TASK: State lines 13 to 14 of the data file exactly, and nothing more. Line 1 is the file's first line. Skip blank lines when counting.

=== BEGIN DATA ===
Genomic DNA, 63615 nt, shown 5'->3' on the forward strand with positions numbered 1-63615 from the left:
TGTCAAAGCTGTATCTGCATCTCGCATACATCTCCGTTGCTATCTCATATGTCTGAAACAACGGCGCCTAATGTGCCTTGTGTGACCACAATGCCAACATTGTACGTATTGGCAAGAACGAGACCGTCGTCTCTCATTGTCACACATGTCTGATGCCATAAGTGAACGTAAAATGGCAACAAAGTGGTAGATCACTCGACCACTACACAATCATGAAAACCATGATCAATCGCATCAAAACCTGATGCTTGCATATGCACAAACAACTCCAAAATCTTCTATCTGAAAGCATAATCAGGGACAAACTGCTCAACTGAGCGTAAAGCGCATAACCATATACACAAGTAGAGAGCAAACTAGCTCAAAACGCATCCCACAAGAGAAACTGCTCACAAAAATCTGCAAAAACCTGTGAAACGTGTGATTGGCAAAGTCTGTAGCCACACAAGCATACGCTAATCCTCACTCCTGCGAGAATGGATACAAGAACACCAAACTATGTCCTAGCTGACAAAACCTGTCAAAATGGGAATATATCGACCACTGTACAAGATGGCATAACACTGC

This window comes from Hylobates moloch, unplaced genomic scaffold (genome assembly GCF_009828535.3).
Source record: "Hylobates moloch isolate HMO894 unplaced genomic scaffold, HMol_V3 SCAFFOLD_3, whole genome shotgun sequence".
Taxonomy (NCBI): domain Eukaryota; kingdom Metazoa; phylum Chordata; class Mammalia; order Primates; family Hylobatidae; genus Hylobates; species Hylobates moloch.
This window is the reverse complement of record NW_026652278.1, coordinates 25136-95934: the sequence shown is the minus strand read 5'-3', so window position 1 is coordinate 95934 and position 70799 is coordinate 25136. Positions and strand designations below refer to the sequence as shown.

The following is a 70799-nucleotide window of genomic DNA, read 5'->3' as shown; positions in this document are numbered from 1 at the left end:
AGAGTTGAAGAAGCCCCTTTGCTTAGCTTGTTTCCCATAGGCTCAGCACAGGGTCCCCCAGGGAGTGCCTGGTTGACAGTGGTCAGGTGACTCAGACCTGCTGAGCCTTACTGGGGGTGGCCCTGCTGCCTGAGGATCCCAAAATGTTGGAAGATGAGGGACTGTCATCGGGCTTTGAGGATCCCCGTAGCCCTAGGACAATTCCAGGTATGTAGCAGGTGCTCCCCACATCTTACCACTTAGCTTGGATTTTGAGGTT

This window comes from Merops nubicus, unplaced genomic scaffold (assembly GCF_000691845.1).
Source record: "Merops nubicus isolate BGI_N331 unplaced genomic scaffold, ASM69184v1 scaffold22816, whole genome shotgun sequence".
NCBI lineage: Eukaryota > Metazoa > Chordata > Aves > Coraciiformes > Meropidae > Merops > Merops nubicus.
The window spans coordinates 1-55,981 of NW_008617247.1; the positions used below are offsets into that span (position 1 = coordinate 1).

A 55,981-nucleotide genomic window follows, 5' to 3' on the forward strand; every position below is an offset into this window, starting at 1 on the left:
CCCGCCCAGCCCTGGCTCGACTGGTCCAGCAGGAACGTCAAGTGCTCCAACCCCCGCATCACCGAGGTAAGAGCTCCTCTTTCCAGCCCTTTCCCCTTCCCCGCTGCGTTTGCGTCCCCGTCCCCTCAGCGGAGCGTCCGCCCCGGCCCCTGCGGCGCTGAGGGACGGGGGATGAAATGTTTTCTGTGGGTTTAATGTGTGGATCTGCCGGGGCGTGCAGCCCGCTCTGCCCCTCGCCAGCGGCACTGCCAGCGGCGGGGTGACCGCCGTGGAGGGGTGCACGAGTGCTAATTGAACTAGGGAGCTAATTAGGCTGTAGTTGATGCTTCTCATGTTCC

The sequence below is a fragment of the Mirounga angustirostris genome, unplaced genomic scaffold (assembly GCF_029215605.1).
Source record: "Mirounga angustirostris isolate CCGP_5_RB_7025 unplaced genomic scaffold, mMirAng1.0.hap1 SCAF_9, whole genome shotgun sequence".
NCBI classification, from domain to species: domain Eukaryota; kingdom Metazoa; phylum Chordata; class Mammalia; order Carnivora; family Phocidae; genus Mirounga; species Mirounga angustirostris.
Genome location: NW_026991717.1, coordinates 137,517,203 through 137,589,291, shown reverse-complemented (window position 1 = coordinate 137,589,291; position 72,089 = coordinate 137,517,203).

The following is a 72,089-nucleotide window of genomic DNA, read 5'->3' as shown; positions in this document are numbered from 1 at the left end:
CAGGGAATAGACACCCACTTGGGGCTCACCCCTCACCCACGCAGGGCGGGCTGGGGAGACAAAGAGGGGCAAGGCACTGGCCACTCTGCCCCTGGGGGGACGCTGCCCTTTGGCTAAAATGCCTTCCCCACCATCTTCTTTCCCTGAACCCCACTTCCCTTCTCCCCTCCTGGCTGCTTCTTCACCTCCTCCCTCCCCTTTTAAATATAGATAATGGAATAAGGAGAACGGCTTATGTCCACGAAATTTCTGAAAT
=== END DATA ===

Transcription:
A 55,981-nucleotide genomic window follows, 5' to 3' on the forward strand; every position below is an offset into this window, starting at 1 on the left:
CCCGCCCAGCCCTGGCTCGACTGGTCCAGCAGGAACGTCAAGTGCTCCAACCCCCGCATCACCGAGGTAAGAGCTCCTCTTTCCAGCCCTTTCCCCTTCCCCGCTGCGTTTGCGTCCCCGTCCCCTCAGCGGAGCGTCCGCCCCGGCCCCTGCGGCGCTGAGGGACGGGGGATGAAATGTTTTCTGTGGGTTTAATGTGTGGATCTGCCGGGGCGTGCAGCCCGCTCTGCCCCTCGCCAGCGGCACTGCCAGCGGCGGGGTGACCGCCGTGGAGGGGTGCACGAGTGCTAATTGAACTAGGGAGCTAATTAGGCTGTAGTTGATGCTTCTCATGTTCC